Posted on 30 October, 2020 in Workplace rights, Territory Educator, Fair Work Commission

The Teacher Responsibilities guide has teeth

The Teacher Responsibilities guide has teeth

The Teacher Responsibilities Guide must be respected

A win for a member at the Fair Work Commission proves the value of a strong bargaining framework, writes Jarvis Ryan

The AEU NT recently secured a significant victory for a member using the dispute provisions of the teacher enterprise agreement (EA). We were able to show that the maximum contact hours specified in the Teacher Responsibilities Guide had been breached.

In the current EA, the AEU NT successfully negotiated the inclusion of a clause allowing disputes about the application of the Teacher Responsibilities Guide to be referred to the Fair Work Commission for conciliation.

In the view of the Full-Time Officers, the inclusion of the new clause meant that the contents of the guide effectively became part of the agreement.

This was an important win because many of teachers’ working conditions are specified in the guide, including expectations regarding face-to-face instruction, playground supervision duties, length of staff meetings and parent-teacher nights.

In our last bargaining round, a strategic aim of our union was to protect as many working conditions as possible by codifying them in the enterprise agreement (EA).

There are two reasons why we did this. Firstly, once a condition is included in the EA it is difficult for the employer to take it away in the future. Secondly, if a member believes their working conditions are being breached, the union office can lodge a formal dispute on their behalf.

Ideally, disputes will be resolved quickly and amicably by the intervention of departmental officers, but if that fails, we have recourse to the Commissioner for Public Employment and the Fair Work Commission.

We were able to test this in practice with a recent dispute on behalf of a member: a Darwin preschool teacher who was directed by his principal to work more than his maximum contact hours.

Maximum weekly face-to-face instruction time for preschool teachers is 23 hours and 40 minutes.

However, this teacher’s principal designed the preschool timetable such that teachers exceeded their maximum contact hours each week, with 27 contact hours. When he requested that the timetable be changed, the principal refused, claiming that other compensatory measures were in place.

There was a major problem with this defence. Although work arrangements typically allow for some flexibility, a principal does not have the right to unilaterally impose changes to the standard arrangement. There must be genuine consultation between a manager and the employee.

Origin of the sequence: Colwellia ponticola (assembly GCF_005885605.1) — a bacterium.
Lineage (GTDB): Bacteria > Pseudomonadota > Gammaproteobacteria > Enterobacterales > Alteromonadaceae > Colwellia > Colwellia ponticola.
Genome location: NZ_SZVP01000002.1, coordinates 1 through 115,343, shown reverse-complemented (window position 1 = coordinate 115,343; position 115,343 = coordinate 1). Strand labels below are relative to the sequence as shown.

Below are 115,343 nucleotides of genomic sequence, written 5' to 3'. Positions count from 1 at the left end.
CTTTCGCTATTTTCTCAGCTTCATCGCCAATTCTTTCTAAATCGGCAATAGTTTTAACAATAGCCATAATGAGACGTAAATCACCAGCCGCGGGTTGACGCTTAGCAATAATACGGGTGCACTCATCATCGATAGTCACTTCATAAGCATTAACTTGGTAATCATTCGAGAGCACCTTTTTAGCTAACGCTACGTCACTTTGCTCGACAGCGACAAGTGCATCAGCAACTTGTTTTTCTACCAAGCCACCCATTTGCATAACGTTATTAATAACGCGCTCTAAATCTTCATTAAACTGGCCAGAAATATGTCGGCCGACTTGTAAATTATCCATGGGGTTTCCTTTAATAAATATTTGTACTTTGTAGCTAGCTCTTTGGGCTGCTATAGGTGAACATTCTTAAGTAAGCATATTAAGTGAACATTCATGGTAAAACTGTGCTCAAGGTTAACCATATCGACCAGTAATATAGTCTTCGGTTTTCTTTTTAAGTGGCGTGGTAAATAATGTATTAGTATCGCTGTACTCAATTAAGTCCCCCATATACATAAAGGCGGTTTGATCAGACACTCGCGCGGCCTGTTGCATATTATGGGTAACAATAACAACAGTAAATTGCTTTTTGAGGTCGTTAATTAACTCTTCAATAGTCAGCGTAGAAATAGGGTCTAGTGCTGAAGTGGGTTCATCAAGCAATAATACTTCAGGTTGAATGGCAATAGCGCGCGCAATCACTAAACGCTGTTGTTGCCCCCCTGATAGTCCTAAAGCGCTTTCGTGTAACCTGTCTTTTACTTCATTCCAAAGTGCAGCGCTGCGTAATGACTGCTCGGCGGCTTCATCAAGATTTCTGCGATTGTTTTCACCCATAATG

When our member requested the excessive contact hours be reduced, the principal should have complied. The guide states: “A teacher’s face-to-face commitment will not exceed the specified maximum except with the teacher’s agreement.”

However, the principal refused, and when the matter was not able to be resolved at the local level, the union lodged a dispute on his behalf. The member sought compensation for the additional contact hours he had worked, estimated at close to 130 over the year.

The Department initially took the position that the principal’s action was defensible because the member was not required to work more than 36 hours and 45 minutes – a reference to standard public service working hours that do not apply to teachers.

The union escalated the dispute to the Commissioner’s office and ultimately to the Fair Work Commission. The employer acknowledged a breach of our member’s conditions had occurred and agreed to significant compensation in the form of granting additional non-teaching time.

Our member viewed the dispute as a win, as did the Full-Time Officers, because we successfully tested the proposition that working conditions detailed in the Teacher Responsibilities Guide effectively form part of the enterprise agreement.

With the guide currently being reviewed in a joint process between the union and the Department, we will be seeking to ensure more core conditions are protected.

It is vital that we not only secure these conditions in legal agreements, but that we enforce them. This member taking a stand was a win for all members. That’s why I urge you to contact the union office for advice if you believe your working conditions are not being respected. 

This article was also published in the Term 3-4, 2020 edition of the Territory Educator magazine.

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